Building Woodwork: Latticework, NOI - 38210

Latticework, NOI - 38210

What is Freight Class?

When shipping your products as LTL (less-than-truckload), you’ll have to assign your shipment a freight code. This is a standardized code made by the National Motor Freight and Traffic Association which allows carriers to identify qualities of the shipment and assist with transportation.
Ship latticework, noi accurately by using the information below:
38210
Latticework, NOI
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Commodity note:
Including Lawn or Garden Trellises, NOI, or Trellis Pyramids or Obelisks, Trellises or trelliswork configured as lawn or garden arbors, arches or pergolas, including unassembled units or kits, are classified as such in item 33610, in packages, subject to Item 170 and having a density in pounds per cubic foot of

Subclasses for

Latticework, NOI - 38210

For many NMFC codes, there isn’t just one class that is applied. Frequently, NMFC numbers have a number of subclasses, which are usually based on the density of the shipment.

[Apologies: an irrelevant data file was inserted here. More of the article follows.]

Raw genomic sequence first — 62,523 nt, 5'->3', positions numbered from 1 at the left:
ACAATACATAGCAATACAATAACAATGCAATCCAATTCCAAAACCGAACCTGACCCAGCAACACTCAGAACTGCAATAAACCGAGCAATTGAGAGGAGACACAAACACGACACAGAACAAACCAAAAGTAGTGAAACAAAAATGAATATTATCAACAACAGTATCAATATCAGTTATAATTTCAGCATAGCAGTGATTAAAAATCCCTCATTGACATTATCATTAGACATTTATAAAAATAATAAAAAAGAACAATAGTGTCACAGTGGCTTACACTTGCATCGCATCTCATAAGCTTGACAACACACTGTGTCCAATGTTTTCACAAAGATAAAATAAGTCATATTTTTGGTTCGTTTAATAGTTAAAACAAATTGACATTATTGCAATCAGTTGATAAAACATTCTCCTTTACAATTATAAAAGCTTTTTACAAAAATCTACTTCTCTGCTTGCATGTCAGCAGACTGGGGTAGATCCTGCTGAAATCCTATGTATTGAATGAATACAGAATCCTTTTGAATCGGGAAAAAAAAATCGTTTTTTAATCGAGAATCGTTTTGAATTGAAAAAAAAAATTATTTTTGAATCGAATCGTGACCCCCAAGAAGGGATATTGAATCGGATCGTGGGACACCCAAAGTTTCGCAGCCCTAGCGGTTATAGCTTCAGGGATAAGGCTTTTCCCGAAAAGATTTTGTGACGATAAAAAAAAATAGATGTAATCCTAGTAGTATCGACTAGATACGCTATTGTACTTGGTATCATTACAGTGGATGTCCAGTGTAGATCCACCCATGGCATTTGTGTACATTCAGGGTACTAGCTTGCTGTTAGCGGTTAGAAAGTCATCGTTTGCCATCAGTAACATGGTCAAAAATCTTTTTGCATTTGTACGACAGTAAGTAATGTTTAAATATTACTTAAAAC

In this instance, the commodity, latticework, noi, is further broken down in the following subclasses:
Subclass Info

38210-1

38210-2

300

150

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Less than 4

4 or greater

Less than 4

4 or greater

Subclass NMFC Code
Freight Class
Subclass Notes
Please note: This is for educational purposes only. Ultimately, the carrier reserves the right to classify the groups.

FAQs

How do I get my NMFC code?

An organization known as the National Motor Freight Traffic Association (NMFTA) publishes a list of freight class designations, codes, and subclasses for many commonly shipped commodities (https://classit.nmfta.org/). You must pay a subscription fee to view this list. For more information about freight classes for free on our freight classes pages.

Is an NMFC code required?

Adding NMFC code to a shipment is technically optional, but the NMFC codes can help avoid reclassification and ensure you're using the correct freight class number.

Do all commodities have NMFC freight subclasses?

No, not all commodities have freight subclasses, although many do.